Lorentz Scalar

Get Lorentz Scalar essential facts below. View Videos or join the Lorentz Scalar discussion. Add Lorentz Scalar to your PopFlock.com topic list for future reference or share this resource on social media.
## Simple scalars in special relativity

### The length of a position vector

### The length of a velocity vector

### The inner product of acceleration and velocity

## Energy, rest mass, 3-momentum, and 3-speed from 4-momentum

### Measurement of the energy of a particle

### Measurement of the rest mass of the particle

### Measurement of the 3-momentum of the particle

### Measurement of the 3-speed of the particle

## More complicated scalars

## References

This article uses material from the Wikipedia page available here. It is released under the Creative Commons Attribution-Share-Alike License 3.0.

Lorentz Scalar

In a relativistic theory of physics, a **Lorentz scalar** is an expression, formed from items of the theory, which evaluates to a scalar, invariant under any Lorentz transformation. A Lorentz scalar may be generated from e.g., the scalar product of vectors, or from contracting tensors of the theory. While the components of vectors and tensors are in general altered under Lorentz transformations, Lorentz scalars remain unchanged.

A Lorentz scalar is not always immediately seen to be an invariant scalar in the mathematical sense, but the resulting scalar value is invariant under any basis transformation applied to the vector space, on which the considered theory is based. A simple Lorentz scalar in Minkowski spacetime is the *spacetime distance* ("length" of their difference) of two fixed events in spacetime. While the "position"-4-vectors of the events change between different inertial frames, their spacetime distance remains invariant under the corresponding Lorentz transformation. Other examples of Lorentz scalars are the "length" of 4-velocities (see below), or the Ricci curvature in a point in spacetime from General relativity, which is a contraction of the Riemann curvature tensor there.

In special relativity the location of a particle in 4-dimensional spacetime is given by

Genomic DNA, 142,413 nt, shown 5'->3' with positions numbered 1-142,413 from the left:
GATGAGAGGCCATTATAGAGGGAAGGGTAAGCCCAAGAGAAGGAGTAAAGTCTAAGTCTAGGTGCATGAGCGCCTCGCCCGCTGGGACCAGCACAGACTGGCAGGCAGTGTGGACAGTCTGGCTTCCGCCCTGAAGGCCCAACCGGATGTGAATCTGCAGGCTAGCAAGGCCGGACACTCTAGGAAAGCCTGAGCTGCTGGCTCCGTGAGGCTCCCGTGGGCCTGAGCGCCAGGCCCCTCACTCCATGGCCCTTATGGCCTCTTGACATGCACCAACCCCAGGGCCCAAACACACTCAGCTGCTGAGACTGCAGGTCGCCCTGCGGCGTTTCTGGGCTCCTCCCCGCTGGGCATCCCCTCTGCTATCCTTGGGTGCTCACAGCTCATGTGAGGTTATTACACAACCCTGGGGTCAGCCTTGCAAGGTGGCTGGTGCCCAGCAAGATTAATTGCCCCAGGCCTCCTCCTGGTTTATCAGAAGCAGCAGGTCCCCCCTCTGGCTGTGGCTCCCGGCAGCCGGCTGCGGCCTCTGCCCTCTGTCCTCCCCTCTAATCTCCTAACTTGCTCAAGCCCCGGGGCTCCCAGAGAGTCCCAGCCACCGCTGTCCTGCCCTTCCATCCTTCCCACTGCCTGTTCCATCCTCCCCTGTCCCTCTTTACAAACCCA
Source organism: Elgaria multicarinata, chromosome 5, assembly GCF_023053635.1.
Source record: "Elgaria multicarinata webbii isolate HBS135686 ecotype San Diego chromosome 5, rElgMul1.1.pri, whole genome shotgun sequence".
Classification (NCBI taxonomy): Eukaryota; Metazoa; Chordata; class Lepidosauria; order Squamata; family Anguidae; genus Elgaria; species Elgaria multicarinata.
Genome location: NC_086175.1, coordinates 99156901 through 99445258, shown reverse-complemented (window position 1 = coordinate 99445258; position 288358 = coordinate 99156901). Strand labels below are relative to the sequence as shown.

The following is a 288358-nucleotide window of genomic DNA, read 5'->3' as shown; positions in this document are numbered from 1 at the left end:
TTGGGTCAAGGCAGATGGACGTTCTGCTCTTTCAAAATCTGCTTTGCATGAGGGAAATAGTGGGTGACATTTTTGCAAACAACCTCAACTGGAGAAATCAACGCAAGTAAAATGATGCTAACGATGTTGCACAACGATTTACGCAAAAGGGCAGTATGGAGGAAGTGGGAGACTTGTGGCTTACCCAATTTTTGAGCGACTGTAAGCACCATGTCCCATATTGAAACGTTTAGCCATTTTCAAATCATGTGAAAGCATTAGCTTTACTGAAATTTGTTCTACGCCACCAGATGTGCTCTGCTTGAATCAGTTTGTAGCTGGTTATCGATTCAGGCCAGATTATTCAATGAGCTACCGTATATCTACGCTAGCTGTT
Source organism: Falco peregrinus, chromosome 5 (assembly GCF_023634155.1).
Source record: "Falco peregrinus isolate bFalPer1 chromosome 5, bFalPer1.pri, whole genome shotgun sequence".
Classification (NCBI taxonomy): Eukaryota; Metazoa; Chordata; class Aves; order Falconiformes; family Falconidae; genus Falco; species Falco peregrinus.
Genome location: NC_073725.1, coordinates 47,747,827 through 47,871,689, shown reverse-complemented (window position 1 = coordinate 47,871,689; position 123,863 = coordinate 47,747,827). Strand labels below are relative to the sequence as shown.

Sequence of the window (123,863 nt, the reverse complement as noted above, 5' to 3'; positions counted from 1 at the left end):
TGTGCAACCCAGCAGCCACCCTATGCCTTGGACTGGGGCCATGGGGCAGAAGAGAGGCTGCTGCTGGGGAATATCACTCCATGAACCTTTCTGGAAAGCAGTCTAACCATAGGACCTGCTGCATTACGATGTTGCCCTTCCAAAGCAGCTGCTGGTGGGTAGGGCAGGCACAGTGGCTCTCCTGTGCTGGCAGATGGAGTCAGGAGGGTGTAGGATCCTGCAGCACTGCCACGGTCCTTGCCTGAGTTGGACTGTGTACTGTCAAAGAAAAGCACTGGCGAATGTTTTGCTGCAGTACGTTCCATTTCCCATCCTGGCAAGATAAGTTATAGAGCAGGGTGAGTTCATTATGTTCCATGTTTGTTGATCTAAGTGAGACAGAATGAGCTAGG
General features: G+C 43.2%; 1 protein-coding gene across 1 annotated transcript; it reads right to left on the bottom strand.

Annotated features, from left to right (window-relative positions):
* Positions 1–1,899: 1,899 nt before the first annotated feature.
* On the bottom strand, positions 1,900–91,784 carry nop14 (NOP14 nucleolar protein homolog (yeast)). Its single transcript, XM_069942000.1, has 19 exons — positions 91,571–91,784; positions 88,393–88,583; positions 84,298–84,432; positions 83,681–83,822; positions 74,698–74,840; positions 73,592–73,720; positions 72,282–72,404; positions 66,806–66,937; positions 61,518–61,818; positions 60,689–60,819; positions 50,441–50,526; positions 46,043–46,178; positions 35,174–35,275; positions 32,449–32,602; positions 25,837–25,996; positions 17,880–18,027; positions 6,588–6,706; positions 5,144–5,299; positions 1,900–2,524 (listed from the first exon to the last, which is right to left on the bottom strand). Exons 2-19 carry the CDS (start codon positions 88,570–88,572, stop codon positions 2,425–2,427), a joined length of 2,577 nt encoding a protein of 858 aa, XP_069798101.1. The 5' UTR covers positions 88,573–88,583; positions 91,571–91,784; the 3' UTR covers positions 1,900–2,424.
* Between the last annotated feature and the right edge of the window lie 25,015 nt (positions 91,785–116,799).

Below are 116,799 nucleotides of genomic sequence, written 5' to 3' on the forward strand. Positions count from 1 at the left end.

where is the position in 3-dimensional space of the particle, is the velocity in 3-dimensional space and is the speed of light.

The "length" of the vector is a Lorentz scalar and is given by

where is the proper time as measured by a clock in the rest frame of the particle and the Minkowski metric is given by

- .

This is a time-like metric.

Often the alternate signature of the Minkowski metric is used in which the signs of the ones are reversed.

- .

This is a space-like metric.

In the Minkowski metric the space-like interval is defined as

- .

We use the space-like Minkowski metric in the rest of this article.

The velocity in spacetime is defined as

where

- .

The magnitude of the 4-velocity is a Lorentz scalar,

- .

Hence, c is a Lorentz scalar.

The 4-acceleration is given by

- .

The 4-acceleration is always perpendicular to the 4-velocity

- .

Therefore, we can regard acceleration in spacetime as simply a rotation of the 4-velocity. The inner product of the acceleration and the velocity is a Lorentz scalar and is zero. This rotation is simply an expression of energy conservation:

where is the energy of a particle and is the 3-force on the particle.

The 4-momentum of a particle is

where is the particle rest mass, is the momentum in 3-space, and

is the energy of the particle.

Consider a second particle with 4-velocity and a 3-velocity . In the rest frame of the second particle the inner product of with is proportional to the energy of the first particle

where the subscript 1 indicates the first particle.

Since the relationship is true in the rest frame of the second particle, it is true in any reference frame. , the energy of the first particle in the frame of the second particle, is a Lorentz scalar. Therefore,

in any inertial reference frame, where is still the energy of the first particle in the frame of the second particle .

In the rest frame of the particle the inner product of the momentum is

- .

Therefore, the rest mass (m) is a Lorentz scalar. The relationship remains true independent of the frame in which the inner product is calculated. In many cases the rest mass is written as to avoid confusion with the relativistic mass, which is

Note that

- .

The square of the magnitude of the 3-momentum of the particle as measured in the frame of the second particle is a Lorentz scalar.

The 3-speed, in the frame of the second particle, can be constructed from two Lorentz scalars

- .

Scalars may also be constructed from the tensors and vectors, from the contraction of tensors (such as ), or combinations of contractions of tensors and vectors (such as ).

- Misner, Charles; Thorne, Kip S. & Wheeler, John Archibald (1973).
*Gravitation*. San Francisco: W. H. Freeman. ISBN 0-7167-0344-0. - Landau, L. D. & Lifshitz, E. M. (1975).
*Classical Theory of Fields*(Fourth Revised English ed.). Oxford: Pergamon. ISBN 0-08-018176-7.

This article uses material from the Wikipedia page available here. It is released under the Creative Commons Attribution-Share-Alike License 3.0.

Popular Products

Music Scenes

Popular Artists